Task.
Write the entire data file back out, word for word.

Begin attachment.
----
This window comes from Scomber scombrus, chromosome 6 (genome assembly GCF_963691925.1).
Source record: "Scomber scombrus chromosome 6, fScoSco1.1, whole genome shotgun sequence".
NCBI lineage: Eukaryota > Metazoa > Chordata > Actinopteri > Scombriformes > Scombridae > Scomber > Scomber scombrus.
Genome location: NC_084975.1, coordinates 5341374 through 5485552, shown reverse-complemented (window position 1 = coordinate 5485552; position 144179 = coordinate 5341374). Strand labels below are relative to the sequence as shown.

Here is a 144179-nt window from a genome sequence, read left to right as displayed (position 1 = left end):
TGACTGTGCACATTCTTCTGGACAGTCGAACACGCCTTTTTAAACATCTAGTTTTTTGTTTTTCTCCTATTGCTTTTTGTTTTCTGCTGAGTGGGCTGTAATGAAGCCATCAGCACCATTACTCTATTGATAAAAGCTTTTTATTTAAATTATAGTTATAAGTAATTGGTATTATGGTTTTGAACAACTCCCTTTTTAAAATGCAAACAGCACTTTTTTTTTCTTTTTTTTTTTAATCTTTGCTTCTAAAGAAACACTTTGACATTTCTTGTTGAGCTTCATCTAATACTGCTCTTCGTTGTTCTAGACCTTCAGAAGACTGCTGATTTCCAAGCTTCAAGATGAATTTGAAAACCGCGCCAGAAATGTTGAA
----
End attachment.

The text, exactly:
This window comes from Scomber scombrus, chromosome 6 (genome assembly GCF_963691925.1).
Source record: "Scomber scombrus chromosome 6, fScoSco1.1, whole genome shotgun sequence".
NCBI lineage: Eukaryota > Metazoa > Chordata > Actinopteri > Scombriformes > Scombridae > Scomber > Scomber scombrus.
Genome location: NC_084975.1, coordinates 5341374 through 5485552, shown reverse-complemented (window position 1 = coordinate 5485552; position 144179 = coordinate 5341374). Strand labels below are relative to the sequence as shown.

Here is a 144179-nt window from a genome sequence, read left to right as displayed (position 1 = left end):
TGACTGTGCACATTCTTCTGGACAGTCGAACACGCCTTTTTAAACATCTAGTTTTTTGTTTTTCTCCTATTGCTTTTTGTTTTCTGCTGAGTGGGCTGTAATGAAGCCATCAGCACCATTACTCTATTGATAAAAGCTTTTTATTTAAATTATAGTTATAAGTAATTGGTATTATGGTTTTGAACAACTCCCTTTTTAAAATGCAAACAGCACTTTTTTTTTCTTTTTTTTTTTAATCTTTGCTTCTAAAGAAACACTTTGACATTTCTTGTTGAGCTTCATCTAATACTGCTCTTCGTTGTTCTAGACCTTCAGAAGACTGCTGATTTCCAAGCTTCAAGATGAATTTGAAAACCGCGCCAGAAATGTTGAA